There are several possible causes for this, and let's go through them in order of cheapest to most expensive:
1) Power failure. Causes: Cooked fuses or tripped breaker in the outdoor unit. Usually this means the thermostat isn't showing a readout (digital thermostat only) but not always. Some systems power the 'stat from the air handler, and of course lots of thermostats have battery backup, and there's always the analog, non-powered thermostat. You didn't tell us what you have.
Solution: reset the breaker or replace fuses. If it immediately trips again, STOP. Call a tech.
2) Failed control transformer. This would also show at the thermostat, again with the caveats listed above.
Solution: test the transformer if possible. Replace if it's failed. Match ratings, don't worry about brands or model numbers. Voltage, AC or DC and volt-amps output are the important criteria that need to be matched.
3) Failed contactor. The contactor is really just a big relay. If it's dead, the outdoor unit won't come on even though the transformer is working and the thermostat is calling for cooling. You can take the control leads loose (TURN OFF POWER FIRST) and test the contactor's activation coil for continuity: if it's got infinite ohms, it's burned out. Or the contactor can be working, but has so much oxidation and damage on its contacts that it cannot pass sufficient power to the motors for them to start.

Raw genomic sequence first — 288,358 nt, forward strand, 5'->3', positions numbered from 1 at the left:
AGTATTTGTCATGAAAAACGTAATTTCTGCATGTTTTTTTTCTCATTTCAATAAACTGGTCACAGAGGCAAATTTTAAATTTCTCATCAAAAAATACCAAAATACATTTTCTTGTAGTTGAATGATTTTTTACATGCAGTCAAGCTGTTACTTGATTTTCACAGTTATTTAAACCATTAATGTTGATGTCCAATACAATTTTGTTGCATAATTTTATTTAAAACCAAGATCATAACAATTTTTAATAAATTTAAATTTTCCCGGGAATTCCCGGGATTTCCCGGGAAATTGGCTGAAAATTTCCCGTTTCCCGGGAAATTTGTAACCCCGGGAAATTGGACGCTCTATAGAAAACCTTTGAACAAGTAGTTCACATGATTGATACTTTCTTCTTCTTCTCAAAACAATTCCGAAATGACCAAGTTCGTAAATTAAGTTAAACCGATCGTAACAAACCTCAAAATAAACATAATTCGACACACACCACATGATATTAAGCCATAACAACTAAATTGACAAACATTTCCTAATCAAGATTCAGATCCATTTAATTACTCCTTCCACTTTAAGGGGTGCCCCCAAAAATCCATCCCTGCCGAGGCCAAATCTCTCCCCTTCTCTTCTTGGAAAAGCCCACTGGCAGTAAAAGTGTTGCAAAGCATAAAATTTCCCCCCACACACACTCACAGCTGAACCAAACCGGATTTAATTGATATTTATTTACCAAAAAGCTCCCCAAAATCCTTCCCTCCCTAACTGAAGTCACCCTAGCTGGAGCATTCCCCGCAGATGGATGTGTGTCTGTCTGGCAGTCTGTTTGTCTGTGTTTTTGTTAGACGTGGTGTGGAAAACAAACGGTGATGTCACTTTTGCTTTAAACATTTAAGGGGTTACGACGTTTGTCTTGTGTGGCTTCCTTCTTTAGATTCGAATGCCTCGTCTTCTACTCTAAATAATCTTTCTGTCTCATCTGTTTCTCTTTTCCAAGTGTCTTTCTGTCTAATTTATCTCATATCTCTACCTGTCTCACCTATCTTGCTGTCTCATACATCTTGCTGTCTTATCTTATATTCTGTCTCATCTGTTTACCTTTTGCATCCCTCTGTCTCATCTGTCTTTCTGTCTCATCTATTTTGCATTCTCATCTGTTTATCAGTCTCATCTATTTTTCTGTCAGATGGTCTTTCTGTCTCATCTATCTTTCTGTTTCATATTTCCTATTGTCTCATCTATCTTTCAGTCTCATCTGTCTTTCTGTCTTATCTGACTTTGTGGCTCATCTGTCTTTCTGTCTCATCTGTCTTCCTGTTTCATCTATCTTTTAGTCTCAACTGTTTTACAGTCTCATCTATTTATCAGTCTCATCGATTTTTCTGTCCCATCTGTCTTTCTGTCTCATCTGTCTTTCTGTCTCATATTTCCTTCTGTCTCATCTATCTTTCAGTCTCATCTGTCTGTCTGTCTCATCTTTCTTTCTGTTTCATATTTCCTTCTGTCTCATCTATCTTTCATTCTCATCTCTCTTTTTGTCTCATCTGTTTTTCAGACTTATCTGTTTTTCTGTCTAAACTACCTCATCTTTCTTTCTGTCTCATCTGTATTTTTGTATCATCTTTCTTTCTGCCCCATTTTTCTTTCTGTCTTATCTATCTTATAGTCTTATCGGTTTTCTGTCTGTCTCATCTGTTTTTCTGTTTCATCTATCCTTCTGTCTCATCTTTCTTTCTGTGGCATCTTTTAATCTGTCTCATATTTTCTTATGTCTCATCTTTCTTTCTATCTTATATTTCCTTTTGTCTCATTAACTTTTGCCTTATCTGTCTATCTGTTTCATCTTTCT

Solution: replace the contactor. Match ratings. Generic will work fine, just have the same activation coil and amperage rating and you're good.
4) Failed fan motor. If this happens, the compressor will either trip a high head pressure switch, which protects the compressor, or else the compressor will burn out. Hope it's the former.
First test the capacitor that starts the fan motor. These fail more often than motors do, and they're both cheaper and easier to replace. With the power on, the contactor pulled in and trying to make things start, the fan motor may hum. Give it a quick flick with a stick or screwdriver in the proper direction - if it starts, you probably need a new capacitor.
Solution: replace the capacitor. You probably will have a combined cap that runs both the fan and the compressor: match ratings. Fan goes on FAN terminal and the compressor goes on HERM.
If the motor doesn't spin up, and especially if you can test the capacitor and it shows to be working, replace the motor. Note how your motor is mounted because different manufacturers do it different ways and some of them don't swap back and forth well at all.
5) Leaked refrigerant charge. You can't fix this. You have to be a certified refrigerant tech in the US to even purchase refrigerant, let alone install it. (Automotive systems using R-134a are exempted from this requirement, which is why you can buy that stuff everywhere) If the refrigerant leaked out, you should really spend the extra bucks to find where the leak is and fix that, THEN have the system pulled down, evacuated, leak tested, and refilled to factory spec.
6) Dead compressor. Depending on how it died, this may really indicate that you need an entirely new HVAC system, because a burned out compressor can poison the entire refrigerant circuit. But again, this needs a pro.
If none of this made sense or you don't know how to perform the tests described, STOP. It's easy to screw things up worse, or hurt yourself. Call a pro.
Good luck with it.